In older versions of Windows (before Vista), Windows had set user levels and if a user was an Administrator on the machine, anything that user did was at the Administrator level. This could cause problems if a virus or trojan, or some other unwanted program, gained access to your system. You could become infected and not even know it!
Microsoft borrowed from the security and stability of other operating systems such as Unix, Linux, or Mac OS, and introduced a feature called User Account Control (UAC). UAC limits privileges for software applications to those of a standard user (versus an administrator), and only elevates privileges after an administrator authorizes the elevation. This is designed to allow a user to decide if they trust an application before granting it administrative privileges to prevent malware from compromising the entire operating system.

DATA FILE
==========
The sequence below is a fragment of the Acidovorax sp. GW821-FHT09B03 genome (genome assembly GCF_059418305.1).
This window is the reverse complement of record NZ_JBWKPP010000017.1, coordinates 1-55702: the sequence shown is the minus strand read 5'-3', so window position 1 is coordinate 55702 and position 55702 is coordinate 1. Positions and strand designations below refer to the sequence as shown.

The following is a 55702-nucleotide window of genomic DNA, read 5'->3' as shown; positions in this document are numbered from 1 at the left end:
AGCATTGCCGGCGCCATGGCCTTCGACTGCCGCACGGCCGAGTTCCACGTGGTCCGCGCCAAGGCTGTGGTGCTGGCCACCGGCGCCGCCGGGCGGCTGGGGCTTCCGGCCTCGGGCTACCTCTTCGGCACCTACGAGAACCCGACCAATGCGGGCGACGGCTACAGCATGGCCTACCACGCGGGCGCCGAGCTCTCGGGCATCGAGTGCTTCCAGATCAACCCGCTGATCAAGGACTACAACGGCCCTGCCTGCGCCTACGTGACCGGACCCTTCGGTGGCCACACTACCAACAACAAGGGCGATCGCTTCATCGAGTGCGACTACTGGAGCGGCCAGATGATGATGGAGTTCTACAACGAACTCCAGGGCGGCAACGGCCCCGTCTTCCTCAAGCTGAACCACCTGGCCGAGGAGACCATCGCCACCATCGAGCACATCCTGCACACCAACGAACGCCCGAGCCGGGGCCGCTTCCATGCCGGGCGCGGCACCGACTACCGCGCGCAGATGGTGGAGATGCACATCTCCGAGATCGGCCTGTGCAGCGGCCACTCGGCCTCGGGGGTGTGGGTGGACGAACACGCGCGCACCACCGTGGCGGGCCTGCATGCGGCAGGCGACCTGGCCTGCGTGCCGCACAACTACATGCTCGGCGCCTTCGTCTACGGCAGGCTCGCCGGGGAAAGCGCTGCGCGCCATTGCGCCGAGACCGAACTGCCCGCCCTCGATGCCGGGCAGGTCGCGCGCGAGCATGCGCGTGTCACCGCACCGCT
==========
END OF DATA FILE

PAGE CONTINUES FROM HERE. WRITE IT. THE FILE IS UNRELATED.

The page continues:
You will see a User Account Control window (and the dimming of everything else on your computer) whenever a software application performs a function requiring administrative privileges, such as when I attempt to change UAC settings:
If the account you are logged in with does not have administrative privileges, you would be required to enter a username and password which does.
Can I disable User Account Control?
You can disable UAC, but it is not something we recommend. UAC does give your computer some protection from rogue software applications (but as well know, not total protection – malware still seems to find its way in). We recommend leaving it active – we don’t see it too often and when we do, it’s quick and easy to determine if it’s doing something I want my computer to be doing.
However, if you still want to disable UAC, here’s how to do it:
How to Disable User Account Control (UAC)
Click on the Start menu.
In the search field, type in UAC and click the Change User Account Control Settings link at the top.
In the User Account Control Settings window, there is a slider with different level of notifications from Always notify to Never notify. If you’d like to disable UAC, drag the slider to the bottom and click OK.